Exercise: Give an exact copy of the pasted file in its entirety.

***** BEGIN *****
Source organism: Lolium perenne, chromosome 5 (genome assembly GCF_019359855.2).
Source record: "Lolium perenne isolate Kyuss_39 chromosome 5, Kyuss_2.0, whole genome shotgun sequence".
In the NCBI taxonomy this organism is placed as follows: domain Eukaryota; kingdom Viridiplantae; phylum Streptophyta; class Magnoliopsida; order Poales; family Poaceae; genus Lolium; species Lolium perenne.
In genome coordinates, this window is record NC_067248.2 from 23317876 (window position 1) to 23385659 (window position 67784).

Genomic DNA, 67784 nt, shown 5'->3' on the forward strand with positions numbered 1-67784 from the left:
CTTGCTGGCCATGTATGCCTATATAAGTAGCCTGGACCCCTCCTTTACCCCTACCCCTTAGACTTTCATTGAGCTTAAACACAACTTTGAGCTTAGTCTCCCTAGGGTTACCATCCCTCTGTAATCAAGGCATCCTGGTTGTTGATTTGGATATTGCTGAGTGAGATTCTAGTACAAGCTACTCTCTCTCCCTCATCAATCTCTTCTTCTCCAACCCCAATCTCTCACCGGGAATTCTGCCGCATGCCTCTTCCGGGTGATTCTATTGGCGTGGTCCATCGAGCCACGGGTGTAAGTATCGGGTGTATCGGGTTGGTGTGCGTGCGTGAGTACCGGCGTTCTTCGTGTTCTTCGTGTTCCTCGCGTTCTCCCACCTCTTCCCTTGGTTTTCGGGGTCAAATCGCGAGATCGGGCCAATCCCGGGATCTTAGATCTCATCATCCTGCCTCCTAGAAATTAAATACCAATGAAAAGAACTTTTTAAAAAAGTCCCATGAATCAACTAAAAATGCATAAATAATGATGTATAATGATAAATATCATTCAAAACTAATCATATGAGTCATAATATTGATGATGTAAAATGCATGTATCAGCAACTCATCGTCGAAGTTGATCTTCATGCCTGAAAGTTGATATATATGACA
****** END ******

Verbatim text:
Source organism: Lolium perenne, chromosome 5 (genome assembly GCF_019359855.2).
Source record: "Lolium perenne isolate Kyuss_39 chromosome 5, Kyuss_2.0, whole genome shotgun sequence".
In the NCBI taxonomy this organism is placed as follows: domain Eukaryota; kingdom Viridiplantae; phylum Streptophyta; class Magnoliopsida; order Poales; family Poaceae; genus Lolium; species Lolium perenne.
In genome coordinates, this window is record NC_067248.2 from 23317876 (window position 1) to 23385659 (window position 67784).

Genomic DNA, 67784 nt, shown 5'->3' on the forward strand with positions numbered 1-67784 from the left:
CTTGCTGGCCATGTATGCCTATATAAGTAGCCTGGACCCCTCCTTTACCCCTACCCCTTAGACTTTCATTGAGCTTAAACACAACTTTGAGCTTAGTCTCCCTAGGGTTACCATCCCTCTGTAATCAAGGCATCCTGGTTGTTGATTTGGATATTGCTGAGTGAGATTCTAGTACAAGCTACTCTCTCTCCCTCATCAATCTCTTCTTCTCCAACCCCAATCTCTCACCGGGAATTCTGCCGCATGCCTCTTCCGGGTGATTCTATTGGCGTGGTCCATCGAGCCACGGGTGTAAGTATCGGGTGTATCGGGTTGGTGTGCGTGCGTGAGTACCGGCGTTCTTCGTGTTCTTCGTGTTCCTCGCGTTCTCCCACCTCTTCCCTTGGTTTTCGGGGTCAAATCGCGAGATCGGGCCAATCCCGGGATCTTAGATCTCATCATCCTGCCTCCTAGAAATTAAATACCAATGAAAAGAACTTTTTAAAAAAGTCCCATGAATCAACTAAAAATGCATAAATAATGATGTATAATGATAAATATCATTCAAAACTAATCATATGAGTCATAATATTGATGATGTAAAATGCATGTATCAGCAACTCATCGTCGAAGTTGATCTTCATGCCTGAAAGTTGATATATATGACA